Author Archives: Fouad Egbaria

steelmaking in an EAF

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This morning in metals news: Cleveland-Cliffs reported Q1 steelmaking revenues of $3.9 billion; meanwhile, Novelis added ASI certification for seven more European aluminum manufacturing sites; and, lastly, Tata Steel is suing Liberty Steel over what it says are unpaid debts.

With volatile steel markets, knowing which strategy to execute and when can make all the difference between saving and losing money. See how MetalMiner looks at different market scenarios

Cleveland-Cliffs reports big jump in steelmaking revenues

In its Q1 earnings report, Cleveland-Cliffs reported steelmaking revenues of $3.9 billion. Meanwhile, it reported $337 million in steelmaking revenues in Q1 2020.

Furthermore, the company tallied net income of $41 million, up from a net loss of $52 million in Q1 2020.

In addition, CEO Lourenco Goncalves touted the company’s environmental focus.

“As a country responsible for just 2% of the global steel industry’s GHG emissions, the United States has the right to produce steel and manufacture in America, instead of importing steel and allowing foreign polluting countries to export their full employment at the expense of the American worker,” he said.

Novelis adds seven ASI certifications

Novelis said it has acquired Aluminum Stewardship Initiative (ASI) certifications for seven more aluminum manufacturing sites in Europe.

“The recent certification of Novelis’ seven European plants in Sierre, Switzerland; Göttingen, Nachterstedt Recycling, Nachterstedt Rolling, Germany; Latchford, UK; Pieve and Bresso, Italy strengthen the company’s ability to meet the increasing needs of its customers for independently certified, sustainable aluminium,” Novelis said. “In addition, ASI certifications underline Novelis’ ambition to be the world’s leading provider of low-carbon, sustainable aluminium solutions while reducing its carbon footprint 30 percent by 2026 and being net carbon neutral by 2050, or sooner.”

Tata Steel sues Liberty

As we’ve covered here previously, Liberty Steel is in crisis mode after the collapse of Greensill Capital, the top financial backer of parent group GFG Alliance.

This week, the BBC reported steelmaker Tata Steel is suing Liberty over what it says are unpaid debts.

Per the report, Tata is suing for debts it says are associated with Liberty 2017 purchase of Tata’s specialty steels business.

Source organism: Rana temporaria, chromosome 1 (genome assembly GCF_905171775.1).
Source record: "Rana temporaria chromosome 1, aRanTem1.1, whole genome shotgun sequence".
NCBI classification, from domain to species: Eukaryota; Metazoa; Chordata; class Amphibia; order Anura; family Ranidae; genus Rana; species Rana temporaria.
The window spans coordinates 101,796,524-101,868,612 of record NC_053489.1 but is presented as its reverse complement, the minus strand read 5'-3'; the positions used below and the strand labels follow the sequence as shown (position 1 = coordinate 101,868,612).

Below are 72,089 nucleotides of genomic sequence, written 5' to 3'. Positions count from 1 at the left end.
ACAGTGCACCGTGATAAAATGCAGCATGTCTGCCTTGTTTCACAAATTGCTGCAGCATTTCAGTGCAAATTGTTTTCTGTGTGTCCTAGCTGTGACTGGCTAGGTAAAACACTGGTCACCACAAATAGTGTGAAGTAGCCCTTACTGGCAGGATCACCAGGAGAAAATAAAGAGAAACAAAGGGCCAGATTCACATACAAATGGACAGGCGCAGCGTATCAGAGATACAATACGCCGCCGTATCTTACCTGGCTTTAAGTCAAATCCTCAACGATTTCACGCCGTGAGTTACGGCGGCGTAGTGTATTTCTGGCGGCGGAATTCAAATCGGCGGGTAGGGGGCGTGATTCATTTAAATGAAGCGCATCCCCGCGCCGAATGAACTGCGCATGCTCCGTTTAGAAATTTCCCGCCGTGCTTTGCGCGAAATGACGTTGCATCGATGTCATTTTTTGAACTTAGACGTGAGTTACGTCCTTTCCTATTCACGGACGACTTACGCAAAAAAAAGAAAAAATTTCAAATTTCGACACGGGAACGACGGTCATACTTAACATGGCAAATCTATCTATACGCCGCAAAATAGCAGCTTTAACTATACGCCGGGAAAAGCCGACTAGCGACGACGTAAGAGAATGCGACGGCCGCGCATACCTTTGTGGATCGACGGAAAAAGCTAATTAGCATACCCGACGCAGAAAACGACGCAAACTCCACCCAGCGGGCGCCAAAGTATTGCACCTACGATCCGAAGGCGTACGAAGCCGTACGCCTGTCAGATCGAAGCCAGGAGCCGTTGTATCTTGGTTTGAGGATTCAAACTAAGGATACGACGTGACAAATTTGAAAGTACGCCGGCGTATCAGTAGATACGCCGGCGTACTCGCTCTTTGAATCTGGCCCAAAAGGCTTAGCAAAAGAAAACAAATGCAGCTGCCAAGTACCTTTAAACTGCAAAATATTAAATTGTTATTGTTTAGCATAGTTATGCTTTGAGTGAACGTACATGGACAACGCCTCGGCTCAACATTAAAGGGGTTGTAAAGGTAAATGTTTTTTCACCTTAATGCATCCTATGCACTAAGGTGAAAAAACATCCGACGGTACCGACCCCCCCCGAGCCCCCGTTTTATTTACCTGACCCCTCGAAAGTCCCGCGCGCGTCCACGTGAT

Find more insight on MetalMiner’s LinkedIn.

electric vehicle charging

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This morning in metals news: General Motors debuted its 2023 Cadillac LYRIQ electric vehicle; the House Judiciary Committee advanced a bill that seeks to open OPEC up to lawsuits for price collusion; and Texas is set to add a significant amount of utility-scale solar power.

The MetalMiner Best Practice Library offers a wealth of knowledge and tips to help buyers stay on top of metals markets and buying strategies.

GM unveils Cadillac LYRIQ EV

General Motors previously announced plans to offer 30 new electric vehicle models by 2025.

This week, the automaker debuted its 2023 Cadillac LYRIQ electric vehicle.

“At launch, LYRIQ will be available with premier technologies and stirring performance capabilities enabled by the vehicle’s dedicated electric architecture,” GM said.

The vehciel features a 12-module, 100 kilowatt-hour battery pack and a rear-wheel-drive Ultium Platform deliver a Cadillac estimated 340 horsepower and 440 Nm of torque — and a Cadillac-estimated over 300 miles of range with a full charge.”

House panel takes aim at OPEC

The House Judiciary Committee this week passed a bill that seeks to open oil-producing alliance OPEC up to lawsuits for price collusion.

“The Organization of Petroleum Exporting Countries, or OPEC, is an international cartel whose members deliberately collude to limit crude oil production as a means of fixing prices, unfairly driving up the price of crude oil to satisfy the greed of oil producers,” US Rep. Jerrold Nadler (D-NY) said in a release. “Such behavior, if done by private companies, would be illegal per se under U.S. antitrust law.”

As a result, the committee moved to advance the No Oil Producing and Exporting Cartels (NOPEC) Act of 2021. The committee passed it via voice vote Tuesday, Reuters reported.

The bill seeks to empower the Justice Department to pursue antitrust enforcement actions against OPEC members.

Texas to add utility-scale solar power

A significant amount of solar power is going to come online over the next two years in Texas, the Energy Information Administration said.

Texas’ added 2.5 GW of solar capacity last year. That marked the beginning of a “solar boom” in the state, the EIA said.

The EIA forecast the state will add 4.6 GW of solar capacity in 2021. Furthermore, it forecast an additional 5.4 GW in 2022. The additions would bring total installed solar capacity in Texas to 14.9 GW, the EIA reported.

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Temperance Beer Co. brewery in Evanston

Source: Temperance Beer Co.

A little over a year has come and gone since the COVID-19 pandemic took hold in the US.

In addition to the immense human toll, the pandemic has changed the way many people live their lives. Work situations have changed, as many have switched out commutes to the office for a morning commute to their living rooms or home office spaces.

Furthermore, consumption habits have changed, too.

In the early days of the pandemic, many stocked up on masks, hand sanitizer and toilet paper.